As soon as the first health problems appear, the doctor who is treating the underlying disease should be consulted. A change in the treatment plan is necessary so that the malignant neuroleptic syndrome regresses and can be completely treated. The administration of alternative medication alleviates the health irregularities that have occurred. The unwanted side effects will gradually disappear if you respond as quickly as possible. Otherwise, in addition to the development of a life-threatening condition, irreparable damage to the organism can also occur.
The risk of impaired kidney function is significantly increased by the triggering drugs. In the event of an unfavorable course of the disease, permanent complications can therefore arise despite all efforts. In addition, seizures can occur, which can also trigger irreversible changes. An improved prognosis is achieved by immediately increasing the intake of fluids in addition to consulting the doctor.
Since a malignant neuroleptic syndrome usually occurs as a side effect of medication, it is not possible to prevent the disease, but only to avert it by stopping the medication causing it immediately. For this it is important to pay close attention to possible side effects and changes in relation to the body when taking and to take them very seriously.
Since the likelihood of a neuroleptic malignant syndrome recurring is significantly increased, it is also very important to start a new neuroleptic therapy very carefully and sensitively. Ideally, atypical neuroleptics are prescribed, which are taken in the lowest possible dose to keep the risk low from the start. It is also important, if a change of doctor is pending, to inform a new doctor about the previous illness, if the use of appropriate medication is planned.
There is usually no cure for a drug allergy. To avoid discomfort, the patient must stop taking the drug in question and no longer take it in the future. This is the only way to prevent the disease from recurring. This requires a high degree of personal responsibility in everyday life.
Follow-up care in the case of neuroleptic syndrome basically aims to address complications preventively. This is particularly important in life-threatening situations. Since treatment takes a few minutes, such knowledge can be vital. Since drug intolerance is always present, the most effective aftercare is to protect against dangerous consequences. This can only be done by avoiding any substances.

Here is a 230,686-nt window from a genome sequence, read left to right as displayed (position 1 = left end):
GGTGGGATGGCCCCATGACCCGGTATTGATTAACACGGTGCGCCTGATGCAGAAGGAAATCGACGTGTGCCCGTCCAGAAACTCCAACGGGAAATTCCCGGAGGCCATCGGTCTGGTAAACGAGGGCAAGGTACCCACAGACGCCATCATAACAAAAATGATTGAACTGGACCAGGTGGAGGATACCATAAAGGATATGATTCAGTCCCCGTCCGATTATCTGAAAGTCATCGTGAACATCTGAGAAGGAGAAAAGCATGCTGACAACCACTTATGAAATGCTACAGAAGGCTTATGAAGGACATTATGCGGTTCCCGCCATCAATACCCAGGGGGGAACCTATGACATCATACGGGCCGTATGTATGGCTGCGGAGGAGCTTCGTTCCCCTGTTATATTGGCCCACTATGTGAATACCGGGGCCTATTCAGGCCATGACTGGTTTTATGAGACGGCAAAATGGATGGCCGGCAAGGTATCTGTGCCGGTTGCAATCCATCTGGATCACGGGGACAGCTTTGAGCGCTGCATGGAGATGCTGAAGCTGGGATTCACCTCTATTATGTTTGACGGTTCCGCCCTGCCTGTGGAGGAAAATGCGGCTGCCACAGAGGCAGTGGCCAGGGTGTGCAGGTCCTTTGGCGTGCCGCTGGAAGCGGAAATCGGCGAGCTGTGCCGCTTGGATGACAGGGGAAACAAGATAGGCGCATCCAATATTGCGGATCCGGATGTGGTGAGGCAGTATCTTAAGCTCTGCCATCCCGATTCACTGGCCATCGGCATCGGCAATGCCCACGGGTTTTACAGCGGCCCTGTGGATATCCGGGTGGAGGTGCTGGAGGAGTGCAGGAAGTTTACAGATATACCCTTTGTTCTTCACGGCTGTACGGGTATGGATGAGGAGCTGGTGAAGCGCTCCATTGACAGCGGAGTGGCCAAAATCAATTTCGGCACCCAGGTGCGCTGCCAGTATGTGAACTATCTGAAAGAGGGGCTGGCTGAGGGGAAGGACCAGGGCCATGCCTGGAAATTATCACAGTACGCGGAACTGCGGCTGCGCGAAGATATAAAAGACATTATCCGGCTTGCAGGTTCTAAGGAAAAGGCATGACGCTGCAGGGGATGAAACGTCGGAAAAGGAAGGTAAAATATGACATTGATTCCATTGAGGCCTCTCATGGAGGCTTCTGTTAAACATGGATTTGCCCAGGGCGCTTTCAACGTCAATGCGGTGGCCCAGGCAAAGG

If irregularities or abnormalities occur when taking neuroleptics, the person concerned should seek a discussion with the treating doctor in his own interest. Since neuroleptic malignant syndrome is treated in an intensive care unit, the possibilities for self-help are very limited. Delays in consulting a doctor lead to a rapid deterioration in health and should be avoided.
The disease is associated with numerous symptoms and complaints, which are often overwhelming for the sick person and their relatives. Fears and worries of everyone involved should not become too strong. It is imperative that you refrain from getting into it. The exchange with relatives, therapists or also sick people can be helpful. Language barriers can be overcome with digital aids or sign language. Basically, a positive attitude towards life and its challenges is important. They help to cope with the events and lead to new possible solutions. Thinking should be positive and realistic at the same time. It is helpful to set new goals that are achievable and do not cause further stress.
In order not to suffer additional illnesses, a healthy lifestyle is important. A healthy diet, optimized sleeping conditions and the supply of sufficient oxygen strengthen the immune system and promote well-being. At the same time, the consumption of harmful substances such as alcohol or nicotine is to be avoided.